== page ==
Forty QLG members went to Washington and lobbied Congress in an effort to promote their proposal as a more community-centered approach to the management of national forests. Every senator and representative from California and any other members of Congress assigned to natural resource committees was approached by a group of three QLG members. Early reaction from both Congress and the Clinton Administration was positive. Later, in 1994, QLG was contacted by Secretary of Agriculture Dan Glickman. He suggested that the plan could be implemented administratively, and provided funding for selected projects - $1 million in FY 1995, $4.7 million in FY 1996 and $4.7 million in FY 1997 - prior to Congressional approval of the proposal. QLG members were optimistic that the larger program would soon receive a go ahead from the Clinton Administration. However, to their dismay, the Forest Service was unwilling to go the extra mile to support the alteration of existing forest management plans on the Plumas, Lassen and Tahoe National Forests.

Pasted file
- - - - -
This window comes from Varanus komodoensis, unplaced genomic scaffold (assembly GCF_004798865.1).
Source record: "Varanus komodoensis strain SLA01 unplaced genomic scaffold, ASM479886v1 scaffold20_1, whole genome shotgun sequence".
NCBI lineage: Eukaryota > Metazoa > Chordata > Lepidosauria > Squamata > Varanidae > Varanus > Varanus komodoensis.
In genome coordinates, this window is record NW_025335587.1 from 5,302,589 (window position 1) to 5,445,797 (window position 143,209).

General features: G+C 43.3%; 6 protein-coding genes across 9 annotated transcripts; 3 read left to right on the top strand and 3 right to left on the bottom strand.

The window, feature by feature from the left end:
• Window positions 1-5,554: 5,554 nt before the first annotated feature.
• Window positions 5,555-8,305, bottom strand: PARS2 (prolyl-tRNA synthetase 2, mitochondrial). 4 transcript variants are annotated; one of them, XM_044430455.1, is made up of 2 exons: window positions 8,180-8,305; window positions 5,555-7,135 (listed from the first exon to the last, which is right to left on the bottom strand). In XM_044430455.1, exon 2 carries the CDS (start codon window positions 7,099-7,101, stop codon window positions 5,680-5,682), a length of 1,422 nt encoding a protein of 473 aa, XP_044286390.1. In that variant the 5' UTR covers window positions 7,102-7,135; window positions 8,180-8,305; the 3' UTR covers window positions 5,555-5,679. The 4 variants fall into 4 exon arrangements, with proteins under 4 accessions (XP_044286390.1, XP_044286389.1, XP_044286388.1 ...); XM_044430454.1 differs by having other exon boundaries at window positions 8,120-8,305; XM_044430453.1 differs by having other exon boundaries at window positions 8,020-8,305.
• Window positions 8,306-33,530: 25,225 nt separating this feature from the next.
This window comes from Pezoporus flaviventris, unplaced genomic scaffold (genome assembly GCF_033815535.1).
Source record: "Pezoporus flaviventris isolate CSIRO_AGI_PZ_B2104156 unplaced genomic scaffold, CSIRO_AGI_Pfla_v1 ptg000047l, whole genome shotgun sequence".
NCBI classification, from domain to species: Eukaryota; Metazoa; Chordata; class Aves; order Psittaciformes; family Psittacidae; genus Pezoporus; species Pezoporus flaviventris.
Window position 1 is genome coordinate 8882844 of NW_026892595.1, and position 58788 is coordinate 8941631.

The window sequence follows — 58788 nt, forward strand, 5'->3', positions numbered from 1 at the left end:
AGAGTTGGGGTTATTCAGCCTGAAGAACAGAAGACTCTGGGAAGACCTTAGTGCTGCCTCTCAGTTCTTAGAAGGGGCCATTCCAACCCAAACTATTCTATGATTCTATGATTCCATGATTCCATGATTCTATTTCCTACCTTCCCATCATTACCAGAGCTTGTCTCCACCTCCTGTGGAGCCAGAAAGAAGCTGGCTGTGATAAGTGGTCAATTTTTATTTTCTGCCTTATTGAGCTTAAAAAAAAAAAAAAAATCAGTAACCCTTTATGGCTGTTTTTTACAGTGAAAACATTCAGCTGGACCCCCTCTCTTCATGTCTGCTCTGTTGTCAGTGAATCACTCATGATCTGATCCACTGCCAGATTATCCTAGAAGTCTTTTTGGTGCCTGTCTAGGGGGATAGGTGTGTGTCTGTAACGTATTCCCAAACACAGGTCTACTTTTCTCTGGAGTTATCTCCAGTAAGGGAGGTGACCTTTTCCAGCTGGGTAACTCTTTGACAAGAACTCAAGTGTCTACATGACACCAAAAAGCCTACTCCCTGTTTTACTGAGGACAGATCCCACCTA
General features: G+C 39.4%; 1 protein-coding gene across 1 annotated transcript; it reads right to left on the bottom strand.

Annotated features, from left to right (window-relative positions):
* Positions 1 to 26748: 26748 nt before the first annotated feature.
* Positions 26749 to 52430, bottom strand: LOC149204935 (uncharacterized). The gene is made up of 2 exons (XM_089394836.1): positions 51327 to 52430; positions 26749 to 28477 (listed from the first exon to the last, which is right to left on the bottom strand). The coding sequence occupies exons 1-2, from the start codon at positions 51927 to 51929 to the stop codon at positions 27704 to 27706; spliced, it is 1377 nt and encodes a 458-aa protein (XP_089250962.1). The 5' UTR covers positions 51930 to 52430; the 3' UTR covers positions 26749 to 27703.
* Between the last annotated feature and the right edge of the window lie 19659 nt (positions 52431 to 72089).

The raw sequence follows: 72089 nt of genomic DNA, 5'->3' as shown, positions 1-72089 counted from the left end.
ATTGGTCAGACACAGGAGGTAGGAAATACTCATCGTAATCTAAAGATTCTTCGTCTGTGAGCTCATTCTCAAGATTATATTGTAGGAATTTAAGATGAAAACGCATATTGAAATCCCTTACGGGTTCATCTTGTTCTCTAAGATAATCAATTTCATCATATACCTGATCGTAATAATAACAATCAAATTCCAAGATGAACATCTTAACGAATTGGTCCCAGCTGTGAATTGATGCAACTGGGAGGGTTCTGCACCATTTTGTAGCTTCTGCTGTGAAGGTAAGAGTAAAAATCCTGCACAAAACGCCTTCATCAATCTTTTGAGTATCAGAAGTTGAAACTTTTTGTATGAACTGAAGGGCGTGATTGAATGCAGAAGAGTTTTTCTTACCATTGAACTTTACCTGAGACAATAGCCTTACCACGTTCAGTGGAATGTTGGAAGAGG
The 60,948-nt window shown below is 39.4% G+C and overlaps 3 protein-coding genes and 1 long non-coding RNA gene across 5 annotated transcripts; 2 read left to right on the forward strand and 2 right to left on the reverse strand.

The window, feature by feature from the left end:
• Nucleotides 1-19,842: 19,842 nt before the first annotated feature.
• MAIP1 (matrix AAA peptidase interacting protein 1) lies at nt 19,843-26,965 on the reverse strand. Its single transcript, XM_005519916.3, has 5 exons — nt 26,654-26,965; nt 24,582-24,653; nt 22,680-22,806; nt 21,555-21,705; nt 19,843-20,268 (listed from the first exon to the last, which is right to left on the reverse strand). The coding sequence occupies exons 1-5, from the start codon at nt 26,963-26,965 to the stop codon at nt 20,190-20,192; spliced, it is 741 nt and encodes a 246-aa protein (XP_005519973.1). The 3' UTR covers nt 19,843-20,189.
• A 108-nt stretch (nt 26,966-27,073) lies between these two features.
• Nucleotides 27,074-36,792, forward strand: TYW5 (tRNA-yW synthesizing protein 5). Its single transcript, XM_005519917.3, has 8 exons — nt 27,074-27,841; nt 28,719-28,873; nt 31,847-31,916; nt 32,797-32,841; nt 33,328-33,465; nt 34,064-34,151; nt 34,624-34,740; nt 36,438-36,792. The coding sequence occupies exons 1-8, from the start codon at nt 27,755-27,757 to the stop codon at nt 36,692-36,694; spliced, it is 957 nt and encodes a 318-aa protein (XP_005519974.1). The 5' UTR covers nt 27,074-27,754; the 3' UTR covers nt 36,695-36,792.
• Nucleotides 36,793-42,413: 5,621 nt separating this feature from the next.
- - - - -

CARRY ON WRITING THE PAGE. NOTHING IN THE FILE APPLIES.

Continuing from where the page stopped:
Consequently, QLG opted for a Congressional solution. Members approached their Congressman, Wally Herger (R-CA), who agreed to sponsor their plan within the 105th Congress (1997). H.R. 858, better known as the Quincy Library Group Forest Recovery and Economic Stability Act, was cosponsored by Representatives Vic Fazio (D-CA) and Robert Smith (R-OR) and assigned to the Resources Committee. Several issues of concern to environmental groups and the Clinton administration were dealt with through amendments offered by Congresswoman Helen Chenowith (R-ID), notably provisions requiring the Forest Service to protect riparian areas within the forests, to follow existing environmental laws and to complete an environmental impact statement of the entire project. [14] The bill passed overwhelmingly in the House of Representatives (429-1), marking one of the few times a bill has united property rights advocates and the greenest of legislators. [15]